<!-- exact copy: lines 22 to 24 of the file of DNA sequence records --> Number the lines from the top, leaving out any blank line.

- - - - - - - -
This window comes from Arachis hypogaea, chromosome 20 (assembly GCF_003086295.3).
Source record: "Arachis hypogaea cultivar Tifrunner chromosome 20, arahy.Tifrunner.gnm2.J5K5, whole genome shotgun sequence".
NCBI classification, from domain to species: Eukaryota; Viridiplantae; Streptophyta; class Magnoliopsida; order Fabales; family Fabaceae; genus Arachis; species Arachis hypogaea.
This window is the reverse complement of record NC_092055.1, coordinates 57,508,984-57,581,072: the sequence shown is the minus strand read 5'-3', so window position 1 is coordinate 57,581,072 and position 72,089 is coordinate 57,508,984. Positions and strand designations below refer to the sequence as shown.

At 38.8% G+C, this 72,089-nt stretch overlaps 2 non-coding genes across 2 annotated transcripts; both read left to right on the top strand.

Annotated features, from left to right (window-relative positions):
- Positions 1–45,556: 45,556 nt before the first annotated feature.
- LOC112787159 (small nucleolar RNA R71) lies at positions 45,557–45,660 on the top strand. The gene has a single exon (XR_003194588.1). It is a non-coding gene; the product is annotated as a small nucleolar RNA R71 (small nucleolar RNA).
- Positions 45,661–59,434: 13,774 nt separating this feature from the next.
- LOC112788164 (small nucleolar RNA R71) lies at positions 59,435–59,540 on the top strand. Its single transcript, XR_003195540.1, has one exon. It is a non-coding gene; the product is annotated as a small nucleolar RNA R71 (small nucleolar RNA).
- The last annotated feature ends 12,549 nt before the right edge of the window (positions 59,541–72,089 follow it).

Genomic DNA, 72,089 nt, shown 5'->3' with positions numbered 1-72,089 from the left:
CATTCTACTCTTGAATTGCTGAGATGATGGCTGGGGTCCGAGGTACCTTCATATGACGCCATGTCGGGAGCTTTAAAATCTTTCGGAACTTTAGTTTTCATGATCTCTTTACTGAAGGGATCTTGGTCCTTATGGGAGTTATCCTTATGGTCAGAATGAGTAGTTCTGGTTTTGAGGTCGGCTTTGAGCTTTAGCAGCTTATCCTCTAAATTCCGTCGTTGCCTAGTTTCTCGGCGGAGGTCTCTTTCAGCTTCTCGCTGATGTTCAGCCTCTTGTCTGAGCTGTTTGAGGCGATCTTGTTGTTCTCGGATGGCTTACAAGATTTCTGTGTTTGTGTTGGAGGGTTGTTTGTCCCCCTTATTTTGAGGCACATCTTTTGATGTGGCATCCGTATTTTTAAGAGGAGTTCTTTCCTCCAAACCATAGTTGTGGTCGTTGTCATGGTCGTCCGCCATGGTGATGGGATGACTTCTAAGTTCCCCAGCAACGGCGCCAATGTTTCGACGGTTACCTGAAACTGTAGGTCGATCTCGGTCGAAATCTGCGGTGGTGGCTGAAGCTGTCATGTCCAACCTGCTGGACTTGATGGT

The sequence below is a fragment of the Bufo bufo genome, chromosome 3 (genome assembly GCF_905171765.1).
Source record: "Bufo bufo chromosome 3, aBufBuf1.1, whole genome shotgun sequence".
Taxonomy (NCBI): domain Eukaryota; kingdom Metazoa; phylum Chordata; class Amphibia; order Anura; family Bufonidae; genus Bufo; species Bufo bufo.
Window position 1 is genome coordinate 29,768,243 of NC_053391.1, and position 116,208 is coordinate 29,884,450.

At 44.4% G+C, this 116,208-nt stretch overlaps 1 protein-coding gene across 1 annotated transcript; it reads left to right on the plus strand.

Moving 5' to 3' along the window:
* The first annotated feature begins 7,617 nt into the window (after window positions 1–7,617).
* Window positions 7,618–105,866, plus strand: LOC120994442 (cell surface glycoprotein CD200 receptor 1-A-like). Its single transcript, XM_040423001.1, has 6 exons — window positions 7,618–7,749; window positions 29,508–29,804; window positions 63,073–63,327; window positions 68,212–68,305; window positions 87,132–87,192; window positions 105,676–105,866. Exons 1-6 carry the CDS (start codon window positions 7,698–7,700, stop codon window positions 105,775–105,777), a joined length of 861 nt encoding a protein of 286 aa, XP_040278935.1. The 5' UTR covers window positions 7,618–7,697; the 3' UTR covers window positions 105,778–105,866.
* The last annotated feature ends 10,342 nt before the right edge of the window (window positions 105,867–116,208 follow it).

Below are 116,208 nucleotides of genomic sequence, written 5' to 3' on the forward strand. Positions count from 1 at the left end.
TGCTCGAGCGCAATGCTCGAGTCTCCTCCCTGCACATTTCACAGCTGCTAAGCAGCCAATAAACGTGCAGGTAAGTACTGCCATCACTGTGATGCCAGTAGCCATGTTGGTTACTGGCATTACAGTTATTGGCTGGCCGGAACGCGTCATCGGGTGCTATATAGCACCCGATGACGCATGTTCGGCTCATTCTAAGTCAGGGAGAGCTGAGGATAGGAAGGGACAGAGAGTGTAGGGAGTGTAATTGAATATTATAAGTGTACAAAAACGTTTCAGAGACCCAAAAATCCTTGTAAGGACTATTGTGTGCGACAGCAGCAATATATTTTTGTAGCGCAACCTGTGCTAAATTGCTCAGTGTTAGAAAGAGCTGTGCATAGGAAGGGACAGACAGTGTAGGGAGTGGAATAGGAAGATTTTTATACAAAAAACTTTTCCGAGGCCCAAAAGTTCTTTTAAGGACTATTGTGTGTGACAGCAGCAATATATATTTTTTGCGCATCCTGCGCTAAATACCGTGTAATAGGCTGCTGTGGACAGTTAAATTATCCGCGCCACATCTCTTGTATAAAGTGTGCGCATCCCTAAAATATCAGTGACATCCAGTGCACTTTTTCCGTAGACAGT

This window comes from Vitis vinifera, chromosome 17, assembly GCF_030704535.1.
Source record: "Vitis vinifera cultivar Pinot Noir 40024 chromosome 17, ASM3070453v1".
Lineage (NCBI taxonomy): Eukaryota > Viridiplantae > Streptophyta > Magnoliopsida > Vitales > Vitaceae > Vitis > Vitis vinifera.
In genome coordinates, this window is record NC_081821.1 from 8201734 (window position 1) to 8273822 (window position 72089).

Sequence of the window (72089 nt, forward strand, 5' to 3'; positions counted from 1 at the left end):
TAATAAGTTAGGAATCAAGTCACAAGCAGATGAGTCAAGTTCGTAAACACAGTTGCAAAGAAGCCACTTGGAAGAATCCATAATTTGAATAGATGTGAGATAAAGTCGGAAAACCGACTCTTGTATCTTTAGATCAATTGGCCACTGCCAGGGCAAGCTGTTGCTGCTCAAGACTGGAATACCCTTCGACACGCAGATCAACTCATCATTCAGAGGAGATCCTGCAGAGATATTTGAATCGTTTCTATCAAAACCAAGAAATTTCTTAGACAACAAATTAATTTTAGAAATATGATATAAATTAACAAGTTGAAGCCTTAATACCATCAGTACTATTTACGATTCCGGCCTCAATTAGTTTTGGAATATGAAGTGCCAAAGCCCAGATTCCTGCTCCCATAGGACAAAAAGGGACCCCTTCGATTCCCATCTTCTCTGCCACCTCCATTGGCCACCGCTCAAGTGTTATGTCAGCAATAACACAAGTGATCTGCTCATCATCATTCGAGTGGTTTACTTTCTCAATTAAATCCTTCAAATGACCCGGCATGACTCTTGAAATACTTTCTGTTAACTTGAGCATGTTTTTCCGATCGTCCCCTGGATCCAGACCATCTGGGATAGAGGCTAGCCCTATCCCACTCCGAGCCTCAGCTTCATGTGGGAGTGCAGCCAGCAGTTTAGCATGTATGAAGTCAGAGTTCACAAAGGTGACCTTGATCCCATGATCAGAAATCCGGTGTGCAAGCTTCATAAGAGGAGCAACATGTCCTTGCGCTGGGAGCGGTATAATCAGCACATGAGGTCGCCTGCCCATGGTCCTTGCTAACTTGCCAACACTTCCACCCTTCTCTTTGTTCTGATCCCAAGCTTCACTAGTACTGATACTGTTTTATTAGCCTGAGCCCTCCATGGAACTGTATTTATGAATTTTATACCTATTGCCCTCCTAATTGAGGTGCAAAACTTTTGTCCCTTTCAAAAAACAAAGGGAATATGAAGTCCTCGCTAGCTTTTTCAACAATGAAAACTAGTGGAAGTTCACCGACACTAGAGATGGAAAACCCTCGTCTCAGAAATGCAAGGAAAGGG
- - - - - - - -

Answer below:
* The last annotated feature ends 10,342 nt before the right edge of the window (window positions 105,867–116,208 follow it).

Below are 116,208 nucleotides of genomic sequence, written 5' to 3' on the forward strand. Positions count from 1 at the left end.
TGCTCGAGCGCAATGCTCGAGTCTCCTCCCTGCACATTTCACAGCTGCTAAGCAGCCAATAAACGTGCAGGTAAGTACTGCCATCACTGTGATGCCAGTAGCCATGTTGGTTACTGGCATTACAGTTATTGGCTGGCCGGAACGCGTCATCGGGTGCTATATAGCACCCGATGACGCATGTTCGGCTCATTCTAAGTCAGGGAGAGCTGAGGATAGGAAGGGACAGAGAGTGTAGGGAGTGTAATTGAATATTATAAGTGTACAAAAACGTTTCAGAGACCCAAAAATCCTTGTAAGGACTATTGTGTGCGACAGCAGCAATATATTTTTGTAGCGCAACCTGTGCTAAATTGCTCAGTGTTAGAAAGAGCTGTGCATAGGAAGGGACAGACAGTGTAGGGAGTGGAATAGGAAGATTTTTATACAAAAAACTTTTCCGAGGCCCAAAAGTTCTTTTAAGGACTATTGTGTGTGACAGCAGCAATATATATTTTTTGCGCATCCTGCGCTAAATACCGTGTAATAGGCTGCTGTGGACAGTTAAATTATCCGCGCCACATCTCTTGTATAAAGTGTGCGCATCCCTAAAATATCAGTGACATCCAGTGCACTTTTTCCGTAGACAGT